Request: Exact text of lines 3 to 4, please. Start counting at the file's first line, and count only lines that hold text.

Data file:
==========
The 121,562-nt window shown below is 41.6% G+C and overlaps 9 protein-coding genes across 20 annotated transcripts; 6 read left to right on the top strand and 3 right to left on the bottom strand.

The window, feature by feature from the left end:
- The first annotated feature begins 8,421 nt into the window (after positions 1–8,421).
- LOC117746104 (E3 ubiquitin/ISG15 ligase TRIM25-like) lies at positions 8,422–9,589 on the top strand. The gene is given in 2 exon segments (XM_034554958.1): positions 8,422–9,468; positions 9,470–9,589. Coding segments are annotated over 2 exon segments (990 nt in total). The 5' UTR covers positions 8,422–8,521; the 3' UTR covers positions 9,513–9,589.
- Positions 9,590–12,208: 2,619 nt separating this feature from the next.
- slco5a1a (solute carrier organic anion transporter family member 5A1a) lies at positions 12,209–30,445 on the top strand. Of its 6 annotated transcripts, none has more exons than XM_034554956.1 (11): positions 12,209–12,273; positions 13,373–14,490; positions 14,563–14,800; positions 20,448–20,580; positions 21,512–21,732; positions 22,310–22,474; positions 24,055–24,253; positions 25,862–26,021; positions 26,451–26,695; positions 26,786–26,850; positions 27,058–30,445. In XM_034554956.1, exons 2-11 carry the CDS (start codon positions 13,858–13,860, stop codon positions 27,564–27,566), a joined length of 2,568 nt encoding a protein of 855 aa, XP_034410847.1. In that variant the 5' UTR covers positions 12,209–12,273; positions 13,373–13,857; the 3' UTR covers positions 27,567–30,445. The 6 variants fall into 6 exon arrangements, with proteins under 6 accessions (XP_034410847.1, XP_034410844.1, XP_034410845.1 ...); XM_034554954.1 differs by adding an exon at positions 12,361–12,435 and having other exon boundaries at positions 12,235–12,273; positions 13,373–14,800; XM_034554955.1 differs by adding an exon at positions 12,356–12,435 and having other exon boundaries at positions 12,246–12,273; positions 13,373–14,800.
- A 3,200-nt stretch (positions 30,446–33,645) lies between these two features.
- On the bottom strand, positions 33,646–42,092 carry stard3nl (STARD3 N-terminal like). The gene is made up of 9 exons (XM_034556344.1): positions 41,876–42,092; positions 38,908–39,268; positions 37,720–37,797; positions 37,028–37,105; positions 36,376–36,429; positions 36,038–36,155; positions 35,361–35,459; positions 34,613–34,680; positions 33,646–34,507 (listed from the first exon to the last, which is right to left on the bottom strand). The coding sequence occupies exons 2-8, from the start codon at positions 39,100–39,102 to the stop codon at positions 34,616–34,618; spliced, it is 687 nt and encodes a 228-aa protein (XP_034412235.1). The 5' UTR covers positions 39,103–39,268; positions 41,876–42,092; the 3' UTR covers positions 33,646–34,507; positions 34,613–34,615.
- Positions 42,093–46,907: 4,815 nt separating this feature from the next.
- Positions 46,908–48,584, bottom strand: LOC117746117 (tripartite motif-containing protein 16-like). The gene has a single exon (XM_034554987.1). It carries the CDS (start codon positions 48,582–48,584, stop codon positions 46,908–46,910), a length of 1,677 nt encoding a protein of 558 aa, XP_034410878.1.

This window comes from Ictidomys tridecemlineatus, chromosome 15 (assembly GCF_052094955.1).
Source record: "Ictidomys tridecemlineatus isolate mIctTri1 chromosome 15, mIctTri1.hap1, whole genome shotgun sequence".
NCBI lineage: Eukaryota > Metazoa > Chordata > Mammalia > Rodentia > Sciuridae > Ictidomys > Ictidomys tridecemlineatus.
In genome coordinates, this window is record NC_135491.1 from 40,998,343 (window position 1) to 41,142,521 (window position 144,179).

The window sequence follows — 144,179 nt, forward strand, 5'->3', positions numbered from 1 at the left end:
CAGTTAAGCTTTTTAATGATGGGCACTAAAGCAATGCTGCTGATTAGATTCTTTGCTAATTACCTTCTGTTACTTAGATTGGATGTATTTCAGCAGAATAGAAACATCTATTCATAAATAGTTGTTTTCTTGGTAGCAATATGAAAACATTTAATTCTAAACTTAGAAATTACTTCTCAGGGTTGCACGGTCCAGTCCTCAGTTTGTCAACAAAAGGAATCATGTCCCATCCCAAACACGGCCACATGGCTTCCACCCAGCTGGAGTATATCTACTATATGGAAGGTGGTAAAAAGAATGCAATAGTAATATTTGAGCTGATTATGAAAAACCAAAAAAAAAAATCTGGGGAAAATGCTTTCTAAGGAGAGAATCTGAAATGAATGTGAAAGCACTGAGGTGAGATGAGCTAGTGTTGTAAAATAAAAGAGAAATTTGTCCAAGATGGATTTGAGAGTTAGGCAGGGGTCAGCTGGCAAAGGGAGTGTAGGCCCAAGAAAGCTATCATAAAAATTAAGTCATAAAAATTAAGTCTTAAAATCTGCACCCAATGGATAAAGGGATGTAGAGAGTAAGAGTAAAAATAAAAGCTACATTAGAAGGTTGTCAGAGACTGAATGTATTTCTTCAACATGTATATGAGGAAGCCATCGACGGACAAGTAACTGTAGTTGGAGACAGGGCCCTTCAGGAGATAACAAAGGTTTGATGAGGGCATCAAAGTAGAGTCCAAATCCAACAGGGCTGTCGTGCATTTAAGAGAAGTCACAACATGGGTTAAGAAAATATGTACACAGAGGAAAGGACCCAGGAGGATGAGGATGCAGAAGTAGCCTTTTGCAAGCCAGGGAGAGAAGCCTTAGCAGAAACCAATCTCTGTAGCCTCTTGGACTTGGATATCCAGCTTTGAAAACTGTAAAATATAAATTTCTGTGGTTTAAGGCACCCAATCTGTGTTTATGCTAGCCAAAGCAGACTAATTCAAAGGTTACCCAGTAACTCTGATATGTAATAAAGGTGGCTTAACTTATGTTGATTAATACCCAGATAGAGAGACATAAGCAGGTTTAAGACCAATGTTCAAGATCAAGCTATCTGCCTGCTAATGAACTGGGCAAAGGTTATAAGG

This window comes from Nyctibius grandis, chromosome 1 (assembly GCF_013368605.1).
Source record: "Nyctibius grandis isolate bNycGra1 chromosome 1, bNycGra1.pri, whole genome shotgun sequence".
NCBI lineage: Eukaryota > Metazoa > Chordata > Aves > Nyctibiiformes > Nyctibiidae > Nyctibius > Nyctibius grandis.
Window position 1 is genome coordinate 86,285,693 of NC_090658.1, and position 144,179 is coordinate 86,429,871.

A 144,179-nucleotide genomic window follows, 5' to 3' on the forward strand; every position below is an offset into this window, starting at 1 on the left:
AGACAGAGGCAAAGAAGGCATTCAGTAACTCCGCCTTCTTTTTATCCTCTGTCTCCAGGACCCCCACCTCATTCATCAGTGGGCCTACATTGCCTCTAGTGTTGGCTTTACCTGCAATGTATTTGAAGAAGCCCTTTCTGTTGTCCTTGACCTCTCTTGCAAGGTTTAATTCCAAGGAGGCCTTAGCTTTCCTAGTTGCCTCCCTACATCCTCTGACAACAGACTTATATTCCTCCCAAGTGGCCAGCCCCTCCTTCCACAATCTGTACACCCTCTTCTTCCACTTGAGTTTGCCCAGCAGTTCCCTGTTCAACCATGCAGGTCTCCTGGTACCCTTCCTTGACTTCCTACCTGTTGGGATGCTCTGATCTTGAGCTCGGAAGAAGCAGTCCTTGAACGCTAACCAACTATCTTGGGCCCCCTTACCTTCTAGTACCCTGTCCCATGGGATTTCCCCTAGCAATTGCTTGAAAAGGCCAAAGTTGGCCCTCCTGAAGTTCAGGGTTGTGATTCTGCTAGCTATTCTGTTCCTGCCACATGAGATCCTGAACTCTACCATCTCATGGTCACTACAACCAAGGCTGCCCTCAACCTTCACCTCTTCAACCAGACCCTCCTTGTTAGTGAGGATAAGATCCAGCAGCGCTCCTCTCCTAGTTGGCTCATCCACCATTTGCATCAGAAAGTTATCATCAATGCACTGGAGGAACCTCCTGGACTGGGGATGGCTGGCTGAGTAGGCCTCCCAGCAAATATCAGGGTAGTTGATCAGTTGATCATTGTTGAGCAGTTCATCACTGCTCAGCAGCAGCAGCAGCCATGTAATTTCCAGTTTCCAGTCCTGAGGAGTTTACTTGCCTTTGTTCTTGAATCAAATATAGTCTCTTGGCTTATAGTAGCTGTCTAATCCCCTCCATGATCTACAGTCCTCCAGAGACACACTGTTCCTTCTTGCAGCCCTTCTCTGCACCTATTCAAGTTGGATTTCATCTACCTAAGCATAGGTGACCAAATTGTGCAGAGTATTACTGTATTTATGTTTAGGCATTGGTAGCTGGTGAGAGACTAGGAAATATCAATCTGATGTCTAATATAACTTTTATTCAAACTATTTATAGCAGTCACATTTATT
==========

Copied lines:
- The first annotated feature begins 8,421 nt into the window (after positions 1–8,421).
- LOC117746104 (E3 ubiquitin/ISG15 ligase TRIM25-like) lies at positions 8,422–9,589 on the top strand. The gene is given in 2 exon segments (XM_034554958.1): positions 8,422–9,468; positions 9,470–9,589. Coding segments are annotated over 2 exon segments (990 nt in total). The 5' UTR covers positions 8,422–8,521; the 3' UTR covers positions 9,513–9,589.